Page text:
Her research on the topic was also featured in The Washington Post last year!

Paper abstract

Do forced assimilation policies always succeed in integrating immigrant groups? This paper examines how a specific assimilation policy – language restrictions in elementary school – affects integration and identification with the host country later in life. After World War I, several US states barred the German language from their schools. Affected individuals were less likely to volunteer in WWII and more likely to marry within their ethnic group and to choose decidedly German names for their offspring. Rather than facilitating the assimilation of immigrant children, the policy instigated a backlash, heightening the sense of cultural identity among the minority.

“Banning immigrants’ languages can backfire. Just ask Ohio and Indiana.”
The Washington Post. May 11, 2019.

Vicky Fouka ’10 is Assistant Professor of Political Science at Stanford University. She is an alum of the Barcelona GSE Master’s in Economics and earned her PhD in Economics at GPEFM (UPF and BGSE).

Covid-19 and regional employment in Europe

BIS Bulletin by Sebastian Doerr ’13 (Economics) and Leonardo Gambacorta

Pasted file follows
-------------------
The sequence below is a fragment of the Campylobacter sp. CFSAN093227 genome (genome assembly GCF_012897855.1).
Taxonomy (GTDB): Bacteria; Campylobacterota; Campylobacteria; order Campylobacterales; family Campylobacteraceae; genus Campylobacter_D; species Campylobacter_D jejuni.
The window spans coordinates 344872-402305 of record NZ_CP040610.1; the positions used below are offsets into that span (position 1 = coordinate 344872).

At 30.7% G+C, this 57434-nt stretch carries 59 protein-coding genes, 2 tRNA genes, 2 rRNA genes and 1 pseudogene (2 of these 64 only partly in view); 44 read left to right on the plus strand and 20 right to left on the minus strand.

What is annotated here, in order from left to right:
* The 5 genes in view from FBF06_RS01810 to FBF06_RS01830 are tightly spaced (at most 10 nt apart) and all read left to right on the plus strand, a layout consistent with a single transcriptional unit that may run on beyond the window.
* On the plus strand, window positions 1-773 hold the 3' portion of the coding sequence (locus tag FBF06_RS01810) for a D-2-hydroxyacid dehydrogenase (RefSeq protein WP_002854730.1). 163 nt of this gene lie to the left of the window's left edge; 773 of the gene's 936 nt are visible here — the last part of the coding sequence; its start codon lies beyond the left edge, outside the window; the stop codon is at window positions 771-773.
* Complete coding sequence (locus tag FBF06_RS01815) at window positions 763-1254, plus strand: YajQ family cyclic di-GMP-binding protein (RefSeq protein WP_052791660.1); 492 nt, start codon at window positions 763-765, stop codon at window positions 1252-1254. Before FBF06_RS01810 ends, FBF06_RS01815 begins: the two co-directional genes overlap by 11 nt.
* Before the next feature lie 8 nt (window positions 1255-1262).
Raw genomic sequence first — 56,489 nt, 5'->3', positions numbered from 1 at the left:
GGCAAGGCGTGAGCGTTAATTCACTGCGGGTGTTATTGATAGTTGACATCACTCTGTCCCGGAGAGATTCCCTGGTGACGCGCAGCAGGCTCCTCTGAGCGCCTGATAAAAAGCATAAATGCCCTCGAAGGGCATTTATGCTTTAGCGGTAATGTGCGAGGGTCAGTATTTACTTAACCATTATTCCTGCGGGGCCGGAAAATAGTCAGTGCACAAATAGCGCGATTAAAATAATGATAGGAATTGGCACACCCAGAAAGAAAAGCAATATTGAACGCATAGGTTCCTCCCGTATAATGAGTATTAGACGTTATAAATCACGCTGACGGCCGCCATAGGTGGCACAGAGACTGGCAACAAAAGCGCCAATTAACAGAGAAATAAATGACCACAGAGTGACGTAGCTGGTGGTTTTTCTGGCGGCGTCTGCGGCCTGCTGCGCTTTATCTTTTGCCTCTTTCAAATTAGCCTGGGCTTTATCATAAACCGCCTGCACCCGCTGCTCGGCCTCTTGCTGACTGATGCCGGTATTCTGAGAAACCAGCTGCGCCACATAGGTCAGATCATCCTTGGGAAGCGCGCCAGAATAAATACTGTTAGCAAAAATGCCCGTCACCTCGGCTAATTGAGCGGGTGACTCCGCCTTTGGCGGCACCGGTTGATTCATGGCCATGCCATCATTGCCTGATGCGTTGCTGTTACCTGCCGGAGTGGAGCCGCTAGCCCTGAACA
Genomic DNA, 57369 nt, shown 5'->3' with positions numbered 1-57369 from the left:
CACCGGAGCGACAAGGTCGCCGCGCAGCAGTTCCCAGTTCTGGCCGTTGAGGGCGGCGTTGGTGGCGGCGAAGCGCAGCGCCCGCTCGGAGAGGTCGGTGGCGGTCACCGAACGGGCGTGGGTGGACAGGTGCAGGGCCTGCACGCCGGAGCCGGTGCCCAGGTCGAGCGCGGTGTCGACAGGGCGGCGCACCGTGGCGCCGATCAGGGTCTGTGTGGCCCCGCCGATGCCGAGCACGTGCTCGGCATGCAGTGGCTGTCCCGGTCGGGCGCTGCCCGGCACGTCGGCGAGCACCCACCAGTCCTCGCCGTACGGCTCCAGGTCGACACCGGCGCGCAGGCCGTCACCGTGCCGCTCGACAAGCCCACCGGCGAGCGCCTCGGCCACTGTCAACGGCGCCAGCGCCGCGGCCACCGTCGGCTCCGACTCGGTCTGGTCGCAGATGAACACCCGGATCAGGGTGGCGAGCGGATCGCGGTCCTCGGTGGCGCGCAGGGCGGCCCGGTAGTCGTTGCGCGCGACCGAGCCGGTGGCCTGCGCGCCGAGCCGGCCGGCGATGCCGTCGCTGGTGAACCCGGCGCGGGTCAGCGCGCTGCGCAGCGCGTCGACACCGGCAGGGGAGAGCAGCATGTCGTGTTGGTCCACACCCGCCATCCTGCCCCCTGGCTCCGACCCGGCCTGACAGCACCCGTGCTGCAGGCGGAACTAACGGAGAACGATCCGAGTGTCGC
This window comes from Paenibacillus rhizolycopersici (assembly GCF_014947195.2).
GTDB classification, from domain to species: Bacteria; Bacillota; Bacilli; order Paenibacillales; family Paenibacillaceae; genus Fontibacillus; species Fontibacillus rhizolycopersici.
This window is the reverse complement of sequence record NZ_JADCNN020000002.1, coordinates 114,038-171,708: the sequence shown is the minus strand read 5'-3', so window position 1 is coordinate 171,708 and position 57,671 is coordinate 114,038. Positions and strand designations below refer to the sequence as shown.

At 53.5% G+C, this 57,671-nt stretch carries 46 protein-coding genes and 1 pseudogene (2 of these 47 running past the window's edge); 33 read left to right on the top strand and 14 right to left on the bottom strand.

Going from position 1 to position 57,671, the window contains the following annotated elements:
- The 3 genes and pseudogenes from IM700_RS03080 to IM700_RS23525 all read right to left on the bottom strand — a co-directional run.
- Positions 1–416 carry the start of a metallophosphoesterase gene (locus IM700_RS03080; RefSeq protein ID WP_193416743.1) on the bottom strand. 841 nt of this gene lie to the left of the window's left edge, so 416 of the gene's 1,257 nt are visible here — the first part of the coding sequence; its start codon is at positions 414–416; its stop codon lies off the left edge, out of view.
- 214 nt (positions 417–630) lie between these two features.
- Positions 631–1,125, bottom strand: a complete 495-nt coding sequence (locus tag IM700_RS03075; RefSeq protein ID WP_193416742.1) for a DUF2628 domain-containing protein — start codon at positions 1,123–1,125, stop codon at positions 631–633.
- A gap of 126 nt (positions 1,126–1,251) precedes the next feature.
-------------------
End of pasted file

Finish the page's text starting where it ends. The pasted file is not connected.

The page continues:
The outbreak of Covid-19 and the ensuing measures to contain the pandemic have brought Europe into a deep downturn. GDP is expected to drop by around 8% in the euro area this year (ECB (2020)), a significantly steeper decline than forecasted for the United States or Asia (IMF (2020)). One of the major reasons why the European economy is expected to be so hard-hit is its high share of small firms, especially in southern and eastern European countries. Small firms are financially more constrained and bank-dependent than larger firms. They also sell goods predominantly in local markets and with less diversified sources of revenue.

This Bulletin investigates which European regions face higher risks to employment from Covid-19. We first use data on local industry-level employment before the outbreak and construct a measure of local employment exposure to Covid-19, using the methodology developed in Doerr and Gambacorta (2020) for the US. We then extend the analysis by taking into account the share of employment among small firms in different regions. Specifically, we calculate an employment risk index based on the interaction of sectoral exposure and the share of small business employment. Our results show that while several European regions employ a high share of people in sectors particularly exposed to the economic consequences of the pandemic, the high share of small firms in southern Europe puts employment in those regions particularly at risk. We show that regions with a higher employment risk index, ie those with higher sectoral exposure and a higher share of small businesses, also exhibit a stronger increase in Google searches for unemployment, providing a cross-check of our measure of local employment risk.